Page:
Sake on the Side

Sake on the Side


Enmaru, Jakarta’s hottest and highest Japanese restaurant, recently held an exquisite sake pairing dinner to show how the rice wine can enhance dishes just as beautifully as its grape-derived cousin.

ENMARU2The team at Enmaru, the hot new Japanese restaurant in the Altitude complex in Jakarta, set out to educate the capital’s foodies about the joys of pairing rice wine with fine Japanese cuisine at a sake pairing dinner held on September 18th.

Guest chef Katsuhiko Yamamura from Akane restaurant in Singapore collaborated with Enmaru’s Executive Chef Takashi Tomie to produce nine courses of exquisite Japanese food served alongside seven premium varieties of sake. Each pairing revealed a new aspect of sake’s complex character and versatility.
A few highlights from the memorable meal include a glass of Shirakabegura Kimoto Junmai sake paired with a petite portion of sea urchin served with grilled eggplant and yam; Karatanba Honjozo, a fragrant sake brewed with added water and alcohol, served with sashimi flown in fresh from Tokyo’s Tsukiji fish market as well as a steamed foie gras embellished with radish and soy sauce.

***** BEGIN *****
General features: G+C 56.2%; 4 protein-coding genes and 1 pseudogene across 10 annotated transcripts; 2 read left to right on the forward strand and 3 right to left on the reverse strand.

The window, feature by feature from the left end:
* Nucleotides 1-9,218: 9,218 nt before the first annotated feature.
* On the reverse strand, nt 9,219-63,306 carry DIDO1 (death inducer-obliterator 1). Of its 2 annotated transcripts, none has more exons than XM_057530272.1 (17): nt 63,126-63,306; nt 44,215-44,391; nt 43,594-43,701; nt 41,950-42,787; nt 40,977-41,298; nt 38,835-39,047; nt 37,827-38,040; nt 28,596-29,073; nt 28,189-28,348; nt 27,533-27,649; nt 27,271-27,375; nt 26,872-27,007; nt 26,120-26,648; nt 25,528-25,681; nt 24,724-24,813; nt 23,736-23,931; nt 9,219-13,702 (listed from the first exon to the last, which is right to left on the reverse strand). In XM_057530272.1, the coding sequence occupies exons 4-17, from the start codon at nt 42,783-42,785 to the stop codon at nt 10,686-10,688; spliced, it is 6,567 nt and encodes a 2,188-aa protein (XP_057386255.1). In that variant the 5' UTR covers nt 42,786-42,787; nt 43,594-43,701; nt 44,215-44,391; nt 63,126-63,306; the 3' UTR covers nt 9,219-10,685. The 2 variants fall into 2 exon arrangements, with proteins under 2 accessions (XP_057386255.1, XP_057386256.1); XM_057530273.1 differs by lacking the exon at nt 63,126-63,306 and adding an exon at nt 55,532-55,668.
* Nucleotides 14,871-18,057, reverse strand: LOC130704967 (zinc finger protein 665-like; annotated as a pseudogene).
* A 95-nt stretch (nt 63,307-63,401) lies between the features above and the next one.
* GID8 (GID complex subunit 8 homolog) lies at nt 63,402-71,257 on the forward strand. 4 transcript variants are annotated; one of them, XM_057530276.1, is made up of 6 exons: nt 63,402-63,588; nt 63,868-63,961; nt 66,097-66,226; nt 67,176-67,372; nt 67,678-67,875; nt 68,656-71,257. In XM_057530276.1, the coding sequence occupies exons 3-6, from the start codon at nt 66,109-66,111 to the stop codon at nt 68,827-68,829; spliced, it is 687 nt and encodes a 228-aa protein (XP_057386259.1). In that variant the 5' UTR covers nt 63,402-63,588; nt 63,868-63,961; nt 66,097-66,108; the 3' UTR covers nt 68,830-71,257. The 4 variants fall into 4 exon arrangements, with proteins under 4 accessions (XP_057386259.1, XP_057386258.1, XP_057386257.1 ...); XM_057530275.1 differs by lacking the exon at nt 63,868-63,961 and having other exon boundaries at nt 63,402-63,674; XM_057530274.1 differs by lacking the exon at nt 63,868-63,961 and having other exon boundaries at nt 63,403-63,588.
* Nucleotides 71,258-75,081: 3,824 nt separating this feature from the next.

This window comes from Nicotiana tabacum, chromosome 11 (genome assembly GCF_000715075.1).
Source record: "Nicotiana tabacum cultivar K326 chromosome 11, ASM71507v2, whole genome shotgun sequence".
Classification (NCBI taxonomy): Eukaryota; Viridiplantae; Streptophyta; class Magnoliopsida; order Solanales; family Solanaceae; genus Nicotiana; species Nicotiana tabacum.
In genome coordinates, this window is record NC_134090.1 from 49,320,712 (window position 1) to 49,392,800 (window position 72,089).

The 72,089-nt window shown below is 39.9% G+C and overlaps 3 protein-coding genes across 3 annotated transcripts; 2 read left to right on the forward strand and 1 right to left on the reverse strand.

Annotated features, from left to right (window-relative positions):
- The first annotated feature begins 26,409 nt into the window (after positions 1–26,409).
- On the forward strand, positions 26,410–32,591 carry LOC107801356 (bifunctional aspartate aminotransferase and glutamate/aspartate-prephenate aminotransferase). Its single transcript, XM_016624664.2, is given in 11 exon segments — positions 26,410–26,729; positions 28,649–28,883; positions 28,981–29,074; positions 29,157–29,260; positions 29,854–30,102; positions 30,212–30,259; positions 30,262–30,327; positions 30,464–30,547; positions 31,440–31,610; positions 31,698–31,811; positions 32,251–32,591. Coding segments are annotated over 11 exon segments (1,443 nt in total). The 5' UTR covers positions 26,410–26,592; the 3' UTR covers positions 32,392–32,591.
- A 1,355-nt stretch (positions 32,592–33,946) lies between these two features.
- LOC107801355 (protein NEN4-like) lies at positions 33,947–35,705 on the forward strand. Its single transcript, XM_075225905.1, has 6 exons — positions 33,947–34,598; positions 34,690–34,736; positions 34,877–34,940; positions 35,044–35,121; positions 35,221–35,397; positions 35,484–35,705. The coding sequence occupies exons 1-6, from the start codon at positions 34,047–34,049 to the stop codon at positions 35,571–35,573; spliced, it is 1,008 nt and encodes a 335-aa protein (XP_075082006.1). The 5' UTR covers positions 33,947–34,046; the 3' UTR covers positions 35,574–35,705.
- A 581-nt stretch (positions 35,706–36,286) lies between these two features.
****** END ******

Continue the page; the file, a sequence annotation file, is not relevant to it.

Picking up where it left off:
The grilled wagyu beef, seasoned with shaved yuzu salt, was especially memorable. It was paired with a hard-hitting Dassai 23 Junmai Daiginjo (the number on the bottle meaning the rice of the sake is polished down to 23% of its original brown rice, giving it a bold and fruity flavour).


Finally, the sweeter side of sake was revealed with a glass of Kawasemi No Tabi, a dessert variety brewed in Niigata prefecture in northwestern Japan. Matched with a hand-rolled mochi cake filled with red bean and strawberry, the Kawasemi showed its characteristic long aftertaste, providing a sweet finale to the meal.

It may be some time before sake achieves the same level of global appreciation as wine, but as Enmaru’s pairing dinner managed to show, the drink has the diversity and versatility to make connoisseurs of us yet. (